At a pace of about one volume a year I continue to work my way through Trollope's Palliser novels. In Phineas Redux the central character, Phineas Finn, turns radical in a way that is surprising from a writer as essentially conservative as Trollope. Finn becomes entirely disillusioned with the government of which he has always wanted to be a part, and seems, at novel's end, to have, angry and disgusted, withdrawn himself from it entirely. One expects this won't last, and that even his marriage to the wealthy, attractive, and very independent Madame Goesler--a marriage, by the way, of a Catholic to a Jew in Victorian England--will not be enough for him.
Dolores Payás: Drink Time!: In the Company of Patrick Leigh Fermor
Charming, intimate memoir of the great PLF in the last few years of his life in his Greek villa above the sparkling Mediterranian, written by his Spanish translator. Though facing the infirmities of age, and struggling with the third volume of his Constantinople trilogy, he never let those interfere with the pleasures of life: booze, books, laughter, conversation, dancing, food, and friendships. (***)
Alice Munro: Dear Life: Stories
A wonderful collection of stories, each impeccably wrought. The everyday settings are vivid, as are the troubled voices they hide. The language is scintillating: I often paused after reading a sentence to marvel at its aptness. The volume ends with some autobiographical fragments, also written in fine style. Alice Munro: a master at work. (****)
Naoki Higashida: The Reason I Jump: One Boy's Voice from the Silence of Autism
Through some miracle, an autistic boy found a way to communicate and worked hard to do so. The result is this short book in which he explains what’s going on in his mind behind the odd (to the non-autistic) behavior he exhibits. Fascinating. (**)
Sheldon Solomon, Jeff Greenberg, and Tom Pyszczynski: The Worm at the Core: On the Role of Death in Life
The most profound book I can remember reading. It makes the case, supported by research, that death-awareness influences our thoughts and behavior, widely and mostly unconsciously. We buy into a worldview, and bolster our self-esteem as ways to veil the horrific awareness of our own mortality. We do it for our own sanity, and it’s not something we can or would wish to overcome, but I’m glad to know a bit more about how my mind works. I’ve only this one life and I want to understand it as clearly as possible. (“I” “have” “life.” No, but a necessary illusion.) (*****)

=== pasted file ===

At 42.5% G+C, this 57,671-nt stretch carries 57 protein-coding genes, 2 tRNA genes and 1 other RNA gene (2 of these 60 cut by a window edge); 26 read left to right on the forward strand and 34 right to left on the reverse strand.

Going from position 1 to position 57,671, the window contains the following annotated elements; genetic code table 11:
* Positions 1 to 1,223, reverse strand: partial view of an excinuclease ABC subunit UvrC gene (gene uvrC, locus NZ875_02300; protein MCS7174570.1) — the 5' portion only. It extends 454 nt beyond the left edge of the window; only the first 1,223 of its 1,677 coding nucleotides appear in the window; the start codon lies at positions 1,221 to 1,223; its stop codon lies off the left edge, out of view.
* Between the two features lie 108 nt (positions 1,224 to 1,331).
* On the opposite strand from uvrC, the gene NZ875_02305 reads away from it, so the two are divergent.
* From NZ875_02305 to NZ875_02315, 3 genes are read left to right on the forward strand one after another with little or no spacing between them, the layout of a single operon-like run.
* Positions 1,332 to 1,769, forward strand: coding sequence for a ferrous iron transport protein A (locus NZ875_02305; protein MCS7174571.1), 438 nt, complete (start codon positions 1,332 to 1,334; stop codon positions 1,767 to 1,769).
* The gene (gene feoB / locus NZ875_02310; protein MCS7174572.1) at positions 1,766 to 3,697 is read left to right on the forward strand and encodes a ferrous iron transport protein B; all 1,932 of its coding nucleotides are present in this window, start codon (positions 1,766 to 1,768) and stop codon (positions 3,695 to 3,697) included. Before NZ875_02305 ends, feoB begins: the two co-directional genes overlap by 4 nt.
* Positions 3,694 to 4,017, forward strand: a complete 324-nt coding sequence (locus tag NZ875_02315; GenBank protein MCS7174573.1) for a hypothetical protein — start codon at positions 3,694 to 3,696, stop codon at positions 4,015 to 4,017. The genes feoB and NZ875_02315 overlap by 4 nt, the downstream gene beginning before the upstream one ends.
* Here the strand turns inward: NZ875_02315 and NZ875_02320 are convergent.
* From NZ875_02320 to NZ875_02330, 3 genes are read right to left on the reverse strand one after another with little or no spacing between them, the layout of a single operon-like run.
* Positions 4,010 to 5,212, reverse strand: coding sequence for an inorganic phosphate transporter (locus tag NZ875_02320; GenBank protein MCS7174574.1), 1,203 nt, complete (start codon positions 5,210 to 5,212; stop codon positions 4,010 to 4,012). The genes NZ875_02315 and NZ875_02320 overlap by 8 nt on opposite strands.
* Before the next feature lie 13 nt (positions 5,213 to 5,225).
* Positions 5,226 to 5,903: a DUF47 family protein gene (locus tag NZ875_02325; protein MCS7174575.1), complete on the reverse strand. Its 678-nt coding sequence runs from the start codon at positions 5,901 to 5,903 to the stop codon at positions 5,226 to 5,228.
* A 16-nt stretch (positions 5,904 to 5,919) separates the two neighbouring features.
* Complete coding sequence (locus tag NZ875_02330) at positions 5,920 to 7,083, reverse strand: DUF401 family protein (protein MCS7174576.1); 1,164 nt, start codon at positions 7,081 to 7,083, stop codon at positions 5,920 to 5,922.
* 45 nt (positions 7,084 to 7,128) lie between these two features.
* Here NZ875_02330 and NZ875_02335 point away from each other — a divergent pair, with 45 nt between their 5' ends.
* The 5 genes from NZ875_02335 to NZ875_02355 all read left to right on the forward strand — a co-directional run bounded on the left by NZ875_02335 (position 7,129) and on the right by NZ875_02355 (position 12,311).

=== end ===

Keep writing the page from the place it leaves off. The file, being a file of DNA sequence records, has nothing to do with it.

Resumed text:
Roman Krznaric: The Wonderbox: Curious Histories of How to Live
A self-help book that mines history to show how we arrived at our current ideas about love, work, travel, life death. The purpose is to highlight useful insights that have been forgotten in modern times. School-of-lifesque, which I mean as the highest praise. Thought provoking, and entertaining both. (***)
Nick Hunt: Walking the Woods and the Water: In Patrick Leigh Fermor's footsteps from the Hook of Holland to the Golden Horn
In 2011, Nick Hunt sets out to replicate Patrick Leigh Fermor’s 1933 walk across Europe, for the experience, and to see what had and hadn’t changed. The surprise is that Hunt is every bit as perceptive and eloquent a writer as Leigh Fermor was. He has crafted a vivid, poetic book from his epic adventure. Above all, it gives us a sense of the way of life and thought of each country he trudged through: Hungary, Romania, Bulgaria… countries that used to be little more than names to me. Thoroughly enjoyable armchair travel. (*****)
Takashi Hiraide: The Guest Cat
Beautifully observed, sometimes almost magical word pictures of the twists and turns of a couple’s quiet life on an old estate in a Tokyo suburb as Showa became Heisei. With appearances by the title cat. (***)